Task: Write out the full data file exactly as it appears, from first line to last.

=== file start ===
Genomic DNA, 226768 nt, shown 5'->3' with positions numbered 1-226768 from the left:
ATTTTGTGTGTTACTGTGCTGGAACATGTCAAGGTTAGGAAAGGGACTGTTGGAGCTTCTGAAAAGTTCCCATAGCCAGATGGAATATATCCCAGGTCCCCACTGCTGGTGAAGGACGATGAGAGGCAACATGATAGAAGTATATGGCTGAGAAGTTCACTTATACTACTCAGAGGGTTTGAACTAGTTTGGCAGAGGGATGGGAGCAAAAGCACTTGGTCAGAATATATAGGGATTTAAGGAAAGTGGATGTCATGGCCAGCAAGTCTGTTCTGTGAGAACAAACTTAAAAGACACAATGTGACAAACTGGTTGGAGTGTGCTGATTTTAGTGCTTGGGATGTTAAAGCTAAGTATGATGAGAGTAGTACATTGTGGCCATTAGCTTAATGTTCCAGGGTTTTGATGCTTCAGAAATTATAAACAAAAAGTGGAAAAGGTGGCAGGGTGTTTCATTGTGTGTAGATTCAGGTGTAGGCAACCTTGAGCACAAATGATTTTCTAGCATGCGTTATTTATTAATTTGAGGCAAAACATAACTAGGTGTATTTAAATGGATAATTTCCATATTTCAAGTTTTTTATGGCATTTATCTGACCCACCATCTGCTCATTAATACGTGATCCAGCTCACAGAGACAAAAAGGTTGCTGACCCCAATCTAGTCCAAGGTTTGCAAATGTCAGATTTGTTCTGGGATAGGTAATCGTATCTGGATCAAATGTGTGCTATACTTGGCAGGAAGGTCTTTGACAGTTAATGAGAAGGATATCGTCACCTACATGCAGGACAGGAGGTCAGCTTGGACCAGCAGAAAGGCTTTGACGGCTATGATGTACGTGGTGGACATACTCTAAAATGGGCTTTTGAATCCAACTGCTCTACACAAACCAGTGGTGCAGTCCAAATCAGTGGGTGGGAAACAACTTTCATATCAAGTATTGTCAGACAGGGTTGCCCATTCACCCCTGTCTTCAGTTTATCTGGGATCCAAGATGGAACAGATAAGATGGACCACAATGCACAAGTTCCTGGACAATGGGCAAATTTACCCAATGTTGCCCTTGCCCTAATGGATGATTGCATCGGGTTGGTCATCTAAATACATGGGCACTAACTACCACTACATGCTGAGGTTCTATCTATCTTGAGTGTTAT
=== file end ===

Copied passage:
Genomic DNA, 226768 nt, shown 5'->3' with positions numbered 1-226768 from the left:
ATTTTGTGTGTTACTGTGCTGGAACATGTCAAGGTTAGGAAAGGGACTGTTGGAGCTTCTGAAAAGTTCCCATAGCCAGATGGAATATATCCCAGGTCCCCACTGCTGGTGAAGGACGATGAGAGGCAACATGATAGAAGTATATGGCTGAGAAGTTCACTTATACTACTCAGAGGGTTTGAACTAGTTTGGCAGAGGGATGGGAGCAAAAGCACTTGGTCAGAATATATAGGGATTTAAGGAAAGTGGATGTCATGGCCAGCAAGTCTGTTCTGTGAGAACAAACTTAAAAGACACAATGTGACAAACTGGTTGGAGTGTGCTGATTTTAGTGCTTGGGATGTTAAAGCTAAGTATGATGAGAGTAGTACATTGTGGCCATTAGCTTAATGTTCCAGGGTTTTGATGCTTCAGAAATTATAAACAAAAAGTGGAAAAGGTGGCAGGGTGTTTCATTGTGTGTAGATTCAGGTGTAGGCAACCTTGAGCACAAATGATTTTCTAGCATGCGTTATTTATTAATTTGAGGCAAAACATAACTAGGTGTATTTAAATGGATAATTTCCATATTTCAAGTTTTTTATGGCATTTATCTGACCCACCATCTGCTCATTAATACGTGATCCAGCTCACAGAGACAAAAAGGTTGCTGACCCCAATCTAGTCCAAGGTTTGCAAATGTCAGATTTGTTCTGGGATAGGTAATCGTATCTGGATCAAATGTGTGCTATACTTGGCAGGAAGGTCTTTGACAGTTAATGAGAAGGATATCGTCACCTACATGCAGGACAGGAGGTCAGCTTGGACCAGCAGAAAGGCTTTGACGGCTATGATGTACGTGGTGGACATACTCTAAAATGGGCTTTTGAATCCAACTGCTCTACACAAACCAGTGGTGCAGTCCAAATCAGTGGGTGGGAAACAACTTTCATATCAAGTATTGTCAGACAGGGTTGCCCATTCACCCCTGTCTTCAGTTTATCTGGGATCCAAGATGGAACAGATAAGATGGACCACAATGCACAAGTTCCTGGACAATGGGCAAATTTACCCAATGTTGCCCTTGCCCTAATGGATGATTGCATCGGGTTGGTCATCTAAATACATGGGCACTAACTACCACTACATGCTGAGGTTCTATCTATCTTGAGTGTTAT